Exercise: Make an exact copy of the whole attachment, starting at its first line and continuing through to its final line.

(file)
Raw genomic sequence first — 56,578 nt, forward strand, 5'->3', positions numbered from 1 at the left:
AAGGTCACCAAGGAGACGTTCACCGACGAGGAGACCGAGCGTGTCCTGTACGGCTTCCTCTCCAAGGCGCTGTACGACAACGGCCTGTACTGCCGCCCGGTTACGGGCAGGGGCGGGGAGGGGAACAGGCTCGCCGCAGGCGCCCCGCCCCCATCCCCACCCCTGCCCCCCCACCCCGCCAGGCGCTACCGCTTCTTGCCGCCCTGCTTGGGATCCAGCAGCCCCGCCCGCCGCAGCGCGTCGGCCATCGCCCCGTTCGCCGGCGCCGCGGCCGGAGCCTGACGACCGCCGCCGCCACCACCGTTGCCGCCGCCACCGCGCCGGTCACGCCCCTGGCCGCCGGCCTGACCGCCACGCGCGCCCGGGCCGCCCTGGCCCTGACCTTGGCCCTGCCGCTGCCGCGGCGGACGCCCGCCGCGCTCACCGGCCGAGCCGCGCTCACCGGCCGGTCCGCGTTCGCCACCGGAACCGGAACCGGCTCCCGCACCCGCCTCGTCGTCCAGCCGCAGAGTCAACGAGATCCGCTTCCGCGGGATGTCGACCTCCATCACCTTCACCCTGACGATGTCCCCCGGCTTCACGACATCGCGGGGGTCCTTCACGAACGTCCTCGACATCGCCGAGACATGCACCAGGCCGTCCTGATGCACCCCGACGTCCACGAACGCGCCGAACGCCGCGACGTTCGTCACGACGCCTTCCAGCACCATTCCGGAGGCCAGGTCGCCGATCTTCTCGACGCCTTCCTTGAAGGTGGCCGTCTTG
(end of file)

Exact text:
Raw genomic sequence first — 56,578 nt, forward strand, 5'->3', positions numbered from 1 at the left:
AAGGTCACCAAGGAGACGTTCACCGACGAGGAGACCGAGCGTGTCCTGTACGGCTTCCTCTCCAAGGCGCTGTACGACAACGGCCTGTACTGCCGCCCGGTTACGGGCAGGGGCGGGGAGGGGAACAGGCTCGCCGCAGGCGCCCCGCCCCCATCCCCACCCCTGCCCCCCCACCCCGCCAGGCGCTACCGCTTCTTGCCGCCCTGCTTGGGATCCAGCAGCCCCGCCCGCCGCAGCGCGTCGGCCATCGCCCCGTTCGCCGGCGCCGCGGCCGGAGCCTGACGACCGCCGCCGCCACCACCGTTGCCGCCGCCACCGCGCCGGTCACGCCCCTGGCCGCCGGCCTGACCGCCACGCGCGCCCGGGCCGCCCTGGCCCTGACCTTGGCCCTGCCGCTGCCGCGGCGGACGCCCGCCGCGCTCACCGGCCGAGCCGCGCTCACCGGCCGGTCCGCGTTCGCCACCGGAACCGGAACCGGCTCCCGCACCCGCCTCGTCGTCCAGCCGCAGAGTCAACGAGATCCGCTTCCGCGGGATGTCGACCTCCATCACCTTCACCCTGACGATGTCCCCCGGCTTCACGACATCGCGGGGGTCCTTCACGAACGTCCTCGACATCGCCGAGACATGCACCAGGCCGTCCTGATGCACCCCGACGTCCACGAACGCGCCGAACGCCGCGACGTTCGTCACGACGCCTTCCAGCACCATTCCGGAGGCCAGGTCGCCGATCTTCTCGACGCCTTCCTTGAAGGTGGCCGTCTTG